The Greek island of Lesbos is one of the first landing points in Europe for refugees and migrants fleeing conflicts.
Many of them rely on smugglers to brave the treacherous Mediterranean in search of a better life.
Members of non-governmental organizations and churches are the first people to welcome them onshore.
One such organization is Agkalia (Embrace), founded by Father Efstratios Dimou, a Greek Orthodox priest.
The Council of Europe awarded Agkalia the 2016 Raoul Wallenberg Prize for its work on Lesbos, but the priest died shortly before the award was given.
Separately the Greek Orthodox Archdiocese of Athens is caring for the nutritional and clothing needs of refugees and migrants hosted at the identification and registration center on the Greek island of Samos.
Known as a "hotspot", the center is under construction.
The International Organization for Migration estimates that irregular migrant and refugee arrivals are now approaching 130,000 in the Mediterranean during 2016.
The number, reached in nine weeks, falls just short of the total for all seaborne arrivals in Europe as recently as 2014.
Still, the numbers still fall far short of 2015's total, when over one million seaborne arrivals were recorded.
But with 10 months left, it now appears likely that last year's total will be surpassed, possibly before the end of the Northern summer, the IOM says.
Raoul Wallenberg Prize started in 2014 at the behest of Sweden, the Council of Europe's and it is worth €10,000 ($10,925). It is awarded every two years for extraordinary humanitarian achievements by an individual, group or organization.
Agkalia was founded in 2009 on Lesbos by Father Efstratios, known as Papa Stratis, who died on 4 September 2015.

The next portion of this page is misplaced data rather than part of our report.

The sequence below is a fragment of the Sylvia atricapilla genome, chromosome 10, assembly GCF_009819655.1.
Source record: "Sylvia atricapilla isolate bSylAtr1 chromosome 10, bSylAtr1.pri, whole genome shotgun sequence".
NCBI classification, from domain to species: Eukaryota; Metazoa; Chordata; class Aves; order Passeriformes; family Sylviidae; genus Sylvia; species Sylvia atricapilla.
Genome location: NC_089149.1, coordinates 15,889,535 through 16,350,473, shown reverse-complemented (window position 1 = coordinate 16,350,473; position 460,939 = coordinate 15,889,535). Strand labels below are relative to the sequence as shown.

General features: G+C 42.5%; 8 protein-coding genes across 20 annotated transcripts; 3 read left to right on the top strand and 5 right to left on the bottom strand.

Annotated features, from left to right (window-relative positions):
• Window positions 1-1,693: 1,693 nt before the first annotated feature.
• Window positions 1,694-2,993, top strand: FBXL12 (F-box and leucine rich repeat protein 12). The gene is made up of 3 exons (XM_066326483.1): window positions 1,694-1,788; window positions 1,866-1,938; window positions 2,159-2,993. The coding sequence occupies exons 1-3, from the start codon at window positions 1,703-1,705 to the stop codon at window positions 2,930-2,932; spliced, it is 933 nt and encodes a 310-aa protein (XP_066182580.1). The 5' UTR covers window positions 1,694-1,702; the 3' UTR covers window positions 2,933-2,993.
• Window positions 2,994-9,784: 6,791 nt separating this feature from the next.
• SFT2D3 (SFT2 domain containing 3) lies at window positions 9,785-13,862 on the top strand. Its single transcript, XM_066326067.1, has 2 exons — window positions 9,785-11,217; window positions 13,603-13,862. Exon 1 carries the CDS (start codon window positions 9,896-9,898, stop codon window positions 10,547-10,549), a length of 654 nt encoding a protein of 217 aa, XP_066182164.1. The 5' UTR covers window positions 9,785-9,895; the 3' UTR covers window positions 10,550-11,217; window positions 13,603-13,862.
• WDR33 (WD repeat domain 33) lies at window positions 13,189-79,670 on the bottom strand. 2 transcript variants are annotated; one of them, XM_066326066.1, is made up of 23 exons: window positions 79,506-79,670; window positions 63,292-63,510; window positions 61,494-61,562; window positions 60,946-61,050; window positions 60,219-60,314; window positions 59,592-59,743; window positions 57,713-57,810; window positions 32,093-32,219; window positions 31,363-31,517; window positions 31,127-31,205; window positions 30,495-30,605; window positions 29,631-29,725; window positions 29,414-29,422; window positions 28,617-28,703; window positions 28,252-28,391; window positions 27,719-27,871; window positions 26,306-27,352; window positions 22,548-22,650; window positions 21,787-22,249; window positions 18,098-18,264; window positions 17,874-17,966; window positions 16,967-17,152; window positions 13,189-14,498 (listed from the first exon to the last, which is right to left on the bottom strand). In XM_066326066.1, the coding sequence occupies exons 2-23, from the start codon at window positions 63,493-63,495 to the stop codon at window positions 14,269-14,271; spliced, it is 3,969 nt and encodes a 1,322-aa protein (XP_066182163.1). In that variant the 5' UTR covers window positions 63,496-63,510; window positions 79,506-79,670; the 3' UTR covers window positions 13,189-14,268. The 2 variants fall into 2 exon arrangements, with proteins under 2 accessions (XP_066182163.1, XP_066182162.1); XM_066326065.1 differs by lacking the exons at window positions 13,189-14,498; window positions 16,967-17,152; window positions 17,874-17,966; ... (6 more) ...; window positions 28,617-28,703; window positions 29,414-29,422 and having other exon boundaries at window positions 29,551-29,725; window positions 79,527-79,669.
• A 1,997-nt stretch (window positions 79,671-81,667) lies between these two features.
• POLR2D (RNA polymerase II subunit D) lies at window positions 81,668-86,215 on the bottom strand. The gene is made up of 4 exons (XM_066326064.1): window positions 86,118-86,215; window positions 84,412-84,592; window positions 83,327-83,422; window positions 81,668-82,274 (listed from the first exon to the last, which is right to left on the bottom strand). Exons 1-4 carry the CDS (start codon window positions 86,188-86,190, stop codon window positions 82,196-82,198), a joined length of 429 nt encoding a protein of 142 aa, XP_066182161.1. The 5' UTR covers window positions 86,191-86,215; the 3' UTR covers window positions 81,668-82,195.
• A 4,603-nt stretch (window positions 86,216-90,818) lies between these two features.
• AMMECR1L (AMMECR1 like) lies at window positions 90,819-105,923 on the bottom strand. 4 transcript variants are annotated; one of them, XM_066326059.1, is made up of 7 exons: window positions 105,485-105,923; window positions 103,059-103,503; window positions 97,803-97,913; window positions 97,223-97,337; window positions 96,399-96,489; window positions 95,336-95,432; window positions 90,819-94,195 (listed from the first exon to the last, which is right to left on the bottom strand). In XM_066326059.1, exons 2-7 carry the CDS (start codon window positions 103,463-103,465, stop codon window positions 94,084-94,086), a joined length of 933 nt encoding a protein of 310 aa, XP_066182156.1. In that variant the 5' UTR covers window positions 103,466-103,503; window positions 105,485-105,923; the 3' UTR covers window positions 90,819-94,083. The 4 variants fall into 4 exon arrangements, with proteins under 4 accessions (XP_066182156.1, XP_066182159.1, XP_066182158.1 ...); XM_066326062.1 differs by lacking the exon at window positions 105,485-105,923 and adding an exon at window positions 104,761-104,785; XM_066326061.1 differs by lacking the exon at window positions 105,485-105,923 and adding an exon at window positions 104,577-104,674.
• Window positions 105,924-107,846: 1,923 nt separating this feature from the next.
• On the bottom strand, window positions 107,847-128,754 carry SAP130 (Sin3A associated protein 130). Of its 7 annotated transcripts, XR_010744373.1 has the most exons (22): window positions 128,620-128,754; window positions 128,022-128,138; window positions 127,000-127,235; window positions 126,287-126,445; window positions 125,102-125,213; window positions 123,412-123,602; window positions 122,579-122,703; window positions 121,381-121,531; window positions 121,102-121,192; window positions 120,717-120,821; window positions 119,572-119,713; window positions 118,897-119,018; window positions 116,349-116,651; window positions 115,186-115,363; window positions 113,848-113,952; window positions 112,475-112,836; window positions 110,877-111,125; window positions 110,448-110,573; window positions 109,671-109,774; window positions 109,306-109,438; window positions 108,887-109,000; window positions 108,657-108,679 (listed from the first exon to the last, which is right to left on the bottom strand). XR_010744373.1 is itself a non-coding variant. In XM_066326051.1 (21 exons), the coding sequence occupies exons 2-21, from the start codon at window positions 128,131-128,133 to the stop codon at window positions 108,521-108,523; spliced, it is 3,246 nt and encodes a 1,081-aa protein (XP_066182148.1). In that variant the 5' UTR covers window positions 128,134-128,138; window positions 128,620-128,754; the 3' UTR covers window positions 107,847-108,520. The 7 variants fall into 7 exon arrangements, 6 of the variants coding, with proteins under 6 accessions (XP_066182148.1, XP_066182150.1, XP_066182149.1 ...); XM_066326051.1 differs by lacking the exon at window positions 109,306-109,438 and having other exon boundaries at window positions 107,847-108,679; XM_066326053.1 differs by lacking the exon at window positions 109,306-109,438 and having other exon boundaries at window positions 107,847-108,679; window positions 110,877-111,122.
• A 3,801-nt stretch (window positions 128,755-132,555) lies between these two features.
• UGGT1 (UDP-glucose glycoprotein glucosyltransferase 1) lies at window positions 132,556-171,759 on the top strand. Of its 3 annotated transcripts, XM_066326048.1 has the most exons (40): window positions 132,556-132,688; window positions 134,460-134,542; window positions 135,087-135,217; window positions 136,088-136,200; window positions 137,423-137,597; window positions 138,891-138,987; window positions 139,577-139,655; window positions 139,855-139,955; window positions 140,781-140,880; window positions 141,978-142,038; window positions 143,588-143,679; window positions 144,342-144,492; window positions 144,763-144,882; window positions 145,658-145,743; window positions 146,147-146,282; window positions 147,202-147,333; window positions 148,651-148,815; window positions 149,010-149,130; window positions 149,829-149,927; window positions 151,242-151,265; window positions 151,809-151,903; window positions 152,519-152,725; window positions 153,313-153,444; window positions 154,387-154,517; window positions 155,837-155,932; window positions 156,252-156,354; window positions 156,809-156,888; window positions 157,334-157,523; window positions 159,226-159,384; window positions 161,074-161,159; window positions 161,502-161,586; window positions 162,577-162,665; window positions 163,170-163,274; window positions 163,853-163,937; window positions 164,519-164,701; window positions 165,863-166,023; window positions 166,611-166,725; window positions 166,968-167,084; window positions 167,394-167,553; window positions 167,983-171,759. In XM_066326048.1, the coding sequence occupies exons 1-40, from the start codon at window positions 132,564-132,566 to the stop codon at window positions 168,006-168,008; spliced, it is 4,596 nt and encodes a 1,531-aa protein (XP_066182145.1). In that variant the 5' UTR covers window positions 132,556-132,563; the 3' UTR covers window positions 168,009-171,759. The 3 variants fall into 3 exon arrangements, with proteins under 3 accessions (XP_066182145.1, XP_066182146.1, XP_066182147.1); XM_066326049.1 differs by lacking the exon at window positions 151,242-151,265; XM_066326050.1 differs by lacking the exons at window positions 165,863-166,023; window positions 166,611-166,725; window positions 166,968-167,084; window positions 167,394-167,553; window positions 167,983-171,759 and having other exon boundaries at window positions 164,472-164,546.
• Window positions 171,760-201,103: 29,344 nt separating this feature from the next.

"Every day between one and two hundred people come to Kalloni," the 57-year old Orthodox priest said in an interview with the UN Refugee Agency (UNHCR) in July 2015.
"The local people tell them to come to us for help. We give them food, water, milk for the babies, shoes, clothes. They can stay here too: we have blankets, mattresses on the floor."
UNHCR noted Father Efstratios was suffering from a chronic respiratory condition and had to be permanently connected by a tube to a tank that supplies oxygen directly to his lungs. He died about a month later.
The NGO has sustained support as its devoted associates pursue the endeavors of Father Efstratios.
"Only humanism and tolerance can bring better days to Europe in this dark moment," said the representative of the Agkalia association Georgios Tyrikos-Ergas during the award ceremony.
"The European people, volunteers from so many nations who responded to our call for help, set the example of how this can be achieved — through solidarity. Utopia or not, we have seen it happening in Greece with our own eyes".
The Council for Europe citied Agkalia's "outstanding achievements in providing frontline assistance to thousands of refugees irrespective of their origin and religion".
When the prize winner was announced in 2015 the jury noted that Lesbos has become a European gateway for refugees.
It hailed Agkalia as exemplary in providing temporary shelter, food, water and medical aid to people in need, assisting some 17,000 refugees and migrants from May 2015.
"As a small and flexible local organization based on volunteers, Agkalia sets a leading example of effective action by European civil society on a burning global issue," Council of Europe Secretary General Thorbjørn Jagland said, announcing the jury's decision.
"Agkalia's activities reflect the fundamental values of the Council of Europe and contribute to its work to promote and protect human rights in Europe and beyond," he added.
The award ceremony took place on Jan. 13 at the council's headquarters in Strasbourg.
In financial crisis, Greece continues to play a pivotal role in accepting refugees and migrants and the Church of Greece is active on the islands in this process.
Apostoli is the largest food relief organization in Greece, and works in partnership with International Orthodox Christian Charities.
GREEK ORTHODOX HOTSPOT
The Greek Orthodox Church hotspot provides food, clothes, medicines and bedding to all refugees and migrants arriving at the center.
It includes thousands of beds which will be distributed to the other five hotspots now being built on several Aegean islands.
Officials have noted the risk of refugees getting stuck in Greece if some neighboring countries decide to close the borders.
"The government is making all the necessary moves so that this is averted," shipping minister Theodoros Dritsas said, adding that the creation of hotspots is a "national issue."
Those working in assisting refugees and migrants say their task is often made more difficult over incoherence in European Union policy and the inability of EU member states to agree on its implementation.